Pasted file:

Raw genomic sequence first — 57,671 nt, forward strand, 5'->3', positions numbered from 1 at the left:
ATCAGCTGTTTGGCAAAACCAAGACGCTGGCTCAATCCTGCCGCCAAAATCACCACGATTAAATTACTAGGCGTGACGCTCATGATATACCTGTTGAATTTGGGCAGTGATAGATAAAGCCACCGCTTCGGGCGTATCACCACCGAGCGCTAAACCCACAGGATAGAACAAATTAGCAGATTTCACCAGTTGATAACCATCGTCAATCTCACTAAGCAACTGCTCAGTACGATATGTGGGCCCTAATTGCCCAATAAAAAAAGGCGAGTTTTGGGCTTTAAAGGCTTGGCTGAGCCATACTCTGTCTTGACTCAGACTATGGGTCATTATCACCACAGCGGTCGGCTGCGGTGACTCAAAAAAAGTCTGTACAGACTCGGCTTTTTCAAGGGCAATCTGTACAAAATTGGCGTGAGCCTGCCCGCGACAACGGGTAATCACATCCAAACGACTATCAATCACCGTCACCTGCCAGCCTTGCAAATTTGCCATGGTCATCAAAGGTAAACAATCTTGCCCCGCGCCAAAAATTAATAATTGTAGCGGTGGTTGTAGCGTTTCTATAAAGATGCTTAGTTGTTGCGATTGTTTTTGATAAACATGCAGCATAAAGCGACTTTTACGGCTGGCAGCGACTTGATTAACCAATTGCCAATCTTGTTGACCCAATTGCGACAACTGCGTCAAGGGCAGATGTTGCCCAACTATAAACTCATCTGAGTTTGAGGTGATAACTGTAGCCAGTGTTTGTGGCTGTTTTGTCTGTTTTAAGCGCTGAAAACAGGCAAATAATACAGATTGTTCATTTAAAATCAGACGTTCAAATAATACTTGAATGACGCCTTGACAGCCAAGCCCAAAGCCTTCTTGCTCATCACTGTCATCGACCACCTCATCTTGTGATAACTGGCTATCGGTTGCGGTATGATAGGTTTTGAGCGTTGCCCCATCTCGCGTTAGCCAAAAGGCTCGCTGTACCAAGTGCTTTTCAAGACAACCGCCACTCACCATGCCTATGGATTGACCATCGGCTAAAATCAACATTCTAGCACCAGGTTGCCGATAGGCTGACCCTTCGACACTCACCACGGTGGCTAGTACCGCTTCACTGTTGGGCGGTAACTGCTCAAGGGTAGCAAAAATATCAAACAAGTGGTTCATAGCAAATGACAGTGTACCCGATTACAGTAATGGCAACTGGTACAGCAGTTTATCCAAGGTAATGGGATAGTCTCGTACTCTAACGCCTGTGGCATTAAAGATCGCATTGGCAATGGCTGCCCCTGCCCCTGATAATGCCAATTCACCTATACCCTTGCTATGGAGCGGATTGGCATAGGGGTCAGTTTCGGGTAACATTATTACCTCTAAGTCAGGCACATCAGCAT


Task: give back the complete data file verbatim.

Raw genomic sequence first — 57,671 nt, forward strand, 5'->3', positions numbered from 1 at the left:
ATCAGCTGTTTGGCAAAACCAAGACGCTGGCTCAATCCTGCCGCCAAAATCACCACGATTAAATTACTAGGCGTGACGCTCATGATATACCTGTTGAATTTGGGCAGTGATAGATAAAGCCACCGCTTCGGGCGTATCACCACCGAGCGCTAAACCCACAGGATAGAACAAATTAGCAGATTTCACCAGTTGATAACCATCGTCAATCTCACTAAGCAACTGCTCAGTACGATATGTGGGCCCTAATTGCCCAATAAAAAAAGGCGAGTTTTGGGCTTTAAAGGCTTGGCTGAGCCATACTCTGTCTTGACTCAGACTATGGGTCATTATCACCACAGCGGTCGGCTGCGGTGACTCAAAAAAAGTCTGTACAGACTCGGCTTTTTCAAGGGCAATCTGTACAAAATTGGCGTGAGCCTGCCCGCGACAACGGGTAATCACATCCAAACGACTATCAATCACCGTCACCTGCCAGCCTTGCAAATTTGCCATGGTCATCAAAGGTAAACAATCTTGCCCCGCGCCAAAAATTAATAATTGTAGCGGTGGTTGTAGCGTTTCTATAAAGATGCTTAGTTGTTGCGATTGTTTTTGATAAACATGCAGCATAAAGCGACTTTTACGGCTGGCAGCGACTTGATTAACCAATTGCCAATCTTGTTGACCCAATTGCGACAACTGCGTCAAGGGCAGATGTTGCCCAACTATAAACTCATCTGAGTTTGAGGTGATAACTGTAGCCAGTGTTTGTGGCTGTTTTGTCTGTTTTAAGCGCTGAAAACAGGCAAATAATACAGATTGTTCATTTAAAATCAGACGTTCAAATAATACTTGAATGACGCCTTGACAGCCAAGCCCAAAGCCTTCTTGCTCATCACTGTCATCGACCACCTCATCTTGTGATAACTGGCTATCGGTTGCGGTATGATAGGTTTTGAGCGTTGCCCCATCTCGCGTTAGCCAAAAGGCTCGCTGTACCAAGTGCTTTTCAAGACAACCGCCACTCACCATGCCTATGGATTGACCATCGGCTAAAATCAACATTCTAGCACCAGGTTGCCGATAGGCTGACCCTTCGACACTCACCACGGTGGCTAGTACCGCTTCACTGTTGGGCGGTAACTGCTCAAGGGTAGCAAAAATATCAAACAAGTGGTTCATAGCAAATGACAGTGTACCCGATTACAGTAATGGCAACTGGTACAGCAGTTTATCCAAGGTAATGGGATAGTCTCGTACTCTAACGCCTGTGGCATTAAAGATCGCATTGGCAATGGCTGCCCCTGCCCCTGATAATGCCAATTCACCTATACCCTTGCTATGGAGCGGATTGGCATAGGGGTCAGTTTCGGGTAACATTATTACCTCTAAGTCAGGCACATCAGCAT